Chandana was blown away by the sheer magic in Hariharan’s voice when the Album “Hazir” was released. The purpose of her existence for a while was to “spell out” the murkhis he had rendered in each of those “Gem of a kind” compositions. Hariharan had become Chandana’s “Manasa guru” every time she sat down to compose Bhavageete in Kannada blessing her with a phrase here and an idea there. Many years later another Legend “Sanjay Divecha” showed Chandana the “whole tone scale” and there began another journey altogether! This Ghazal is perhaps a blend of many ragas and scales including the “whole tone” for which Chandana had developed a deep affection.
“Rang laaga.” Had heard this for the first time in the celestial voices of Sanam Marvi and Sajjad Ali. while looking for lyrics, Chandana got this beautiful meaning.
“I thought, it was really sweet and kind of them as it was really challenging actually do that because for me it was when I rendered it, it was coming from my creative space. So, whatever I was singing was impromptu. But what these people have done was to learn it exactly the way I had rendered it, which takes a lot more time and effort and you know you can miss it and go wrong. And there was no reference of the rhythm on that one and a half minute session. So, that was really encouraging. Even now I see that lot of people like and share that video, which was gone viral and it has been circulated well on WhatsApp and that is very heartening to see. I told all these for the question of how Sarthak Mudgal came down to Mumbai for a jamming session. Apart from that my collaboration with a lot of musicians are going on and that has been going on for a while now. So, I do sing for other musicians as well and I participate in all these bands and that is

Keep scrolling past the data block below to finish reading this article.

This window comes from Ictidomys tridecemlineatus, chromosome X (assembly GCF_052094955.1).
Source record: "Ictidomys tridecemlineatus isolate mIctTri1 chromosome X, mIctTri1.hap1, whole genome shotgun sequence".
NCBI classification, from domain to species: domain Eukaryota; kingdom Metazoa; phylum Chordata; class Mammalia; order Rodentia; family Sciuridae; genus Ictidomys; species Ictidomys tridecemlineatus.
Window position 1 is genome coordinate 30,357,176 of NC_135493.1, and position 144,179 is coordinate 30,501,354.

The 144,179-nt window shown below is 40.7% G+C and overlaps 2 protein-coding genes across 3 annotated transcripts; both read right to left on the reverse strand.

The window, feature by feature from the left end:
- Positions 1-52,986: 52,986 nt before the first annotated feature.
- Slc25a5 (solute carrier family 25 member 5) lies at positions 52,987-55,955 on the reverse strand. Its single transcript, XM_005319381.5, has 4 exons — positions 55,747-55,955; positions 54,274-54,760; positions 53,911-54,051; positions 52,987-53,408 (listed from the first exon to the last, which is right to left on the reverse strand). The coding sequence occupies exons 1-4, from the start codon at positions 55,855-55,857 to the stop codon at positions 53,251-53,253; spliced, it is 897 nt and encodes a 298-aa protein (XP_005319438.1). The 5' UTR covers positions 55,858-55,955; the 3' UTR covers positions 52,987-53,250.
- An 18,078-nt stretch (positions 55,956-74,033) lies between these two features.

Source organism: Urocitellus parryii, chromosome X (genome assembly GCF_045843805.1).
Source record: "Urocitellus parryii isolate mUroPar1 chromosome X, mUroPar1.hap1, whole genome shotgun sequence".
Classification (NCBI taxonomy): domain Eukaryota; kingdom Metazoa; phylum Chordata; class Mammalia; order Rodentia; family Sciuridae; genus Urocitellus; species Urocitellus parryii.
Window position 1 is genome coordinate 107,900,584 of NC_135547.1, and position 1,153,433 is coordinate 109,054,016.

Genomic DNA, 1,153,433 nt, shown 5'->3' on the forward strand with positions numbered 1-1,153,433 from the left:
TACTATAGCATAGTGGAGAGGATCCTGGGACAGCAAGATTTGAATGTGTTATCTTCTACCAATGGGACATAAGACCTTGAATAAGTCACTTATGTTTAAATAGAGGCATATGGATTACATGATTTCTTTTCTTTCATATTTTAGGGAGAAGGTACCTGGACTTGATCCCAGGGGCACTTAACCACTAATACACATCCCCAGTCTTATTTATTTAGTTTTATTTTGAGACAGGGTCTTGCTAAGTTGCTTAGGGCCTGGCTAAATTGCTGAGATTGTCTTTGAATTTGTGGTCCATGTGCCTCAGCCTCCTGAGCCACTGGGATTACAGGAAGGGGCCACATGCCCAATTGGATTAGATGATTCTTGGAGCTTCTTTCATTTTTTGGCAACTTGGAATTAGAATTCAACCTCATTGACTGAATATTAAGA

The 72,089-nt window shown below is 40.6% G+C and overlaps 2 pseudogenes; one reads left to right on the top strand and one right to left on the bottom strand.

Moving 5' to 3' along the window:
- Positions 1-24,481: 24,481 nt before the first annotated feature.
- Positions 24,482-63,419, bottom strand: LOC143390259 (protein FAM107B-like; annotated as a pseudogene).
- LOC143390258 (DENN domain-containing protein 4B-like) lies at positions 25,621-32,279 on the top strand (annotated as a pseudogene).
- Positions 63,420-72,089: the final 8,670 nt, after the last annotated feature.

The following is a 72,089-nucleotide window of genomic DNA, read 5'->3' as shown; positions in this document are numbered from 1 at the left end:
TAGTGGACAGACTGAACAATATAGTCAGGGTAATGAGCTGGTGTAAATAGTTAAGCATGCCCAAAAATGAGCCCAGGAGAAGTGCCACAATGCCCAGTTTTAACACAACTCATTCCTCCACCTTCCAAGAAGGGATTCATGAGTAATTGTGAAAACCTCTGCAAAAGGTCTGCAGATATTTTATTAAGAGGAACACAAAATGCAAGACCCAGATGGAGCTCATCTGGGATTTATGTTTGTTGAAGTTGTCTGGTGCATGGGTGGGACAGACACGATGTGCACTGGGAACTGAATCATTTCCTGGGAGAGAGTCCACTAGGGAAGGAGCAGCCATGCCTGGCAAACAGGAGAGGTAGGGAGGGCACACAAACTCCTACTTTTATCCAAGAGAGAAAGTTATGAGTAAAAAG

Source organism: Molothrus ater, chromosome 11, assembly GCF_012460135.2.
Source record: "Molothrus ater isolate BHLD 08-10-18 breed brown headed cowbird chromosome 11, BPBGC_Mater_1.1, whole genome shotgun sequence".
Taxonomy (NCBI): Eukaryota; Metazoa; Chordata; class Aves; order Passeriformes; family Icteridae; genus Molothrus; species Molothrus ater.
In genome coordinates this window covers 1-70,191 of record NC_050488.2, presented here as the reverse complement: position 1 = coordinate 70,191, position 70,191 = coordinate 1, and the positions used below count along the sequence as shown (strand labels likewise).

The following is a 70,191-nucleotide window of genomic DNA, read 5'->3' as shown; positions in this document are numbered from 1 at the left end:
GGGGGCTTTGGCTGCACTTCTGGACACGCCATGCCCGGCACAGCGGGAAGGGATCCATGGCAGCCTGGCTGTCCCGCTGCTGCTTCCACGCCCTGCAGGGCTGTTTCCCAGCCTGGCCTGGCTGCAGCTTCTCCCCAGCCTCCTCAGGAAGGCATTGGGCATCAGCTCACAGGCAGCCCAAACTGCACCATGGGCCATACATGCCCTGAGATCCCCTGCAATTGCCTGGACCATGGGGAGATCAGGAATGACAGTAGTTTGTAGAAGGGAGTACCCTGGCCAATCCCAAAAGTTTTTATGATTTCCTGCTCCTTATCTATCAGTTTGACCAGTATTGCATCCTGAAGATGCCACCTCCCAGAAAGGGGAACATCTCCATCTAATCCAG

how life basically is”, Chandana goes into philosophical mode.
It was Bade Ghulam Ali Khan saab’s version that always rang in Chandana’s ears every time she contemplated of it..The influence is indelible even as her limitations surpass.
Professional-Personal Life Balance
Juggling is definitely a challenge. But I am sure it is a challenge for all musicians. I am not just talking about women musicians alone. All musicians, irrespective of whether it is male or female. For musicians itself, it is always a challenge for anyone who is not in the organised industry. It is a challenge because we have to kind of create and generate our own work and also somewhere deal with the moments when there is absolute work that is happening. Financially it is one challenge. But otherwise, to keep your mind also occupied, that is also another challenge. I mostly spend my time when I am not doing much of work, spend quality time at home with the family, which is not happening of late, as I am involved in a slew of projects. When I used to not really sing so much professionally, I used to spend a lot of time learning and I keep my mind fully occupied. And of course, I have a family. I have my son, who is eleven years old. Both me and my husband are involved in raising him. So that way, a lot of time goes into taking care of his studies, his daily activities, bringing him from school and all these things kind of keep me occupied, if I am not really busy with my schedules.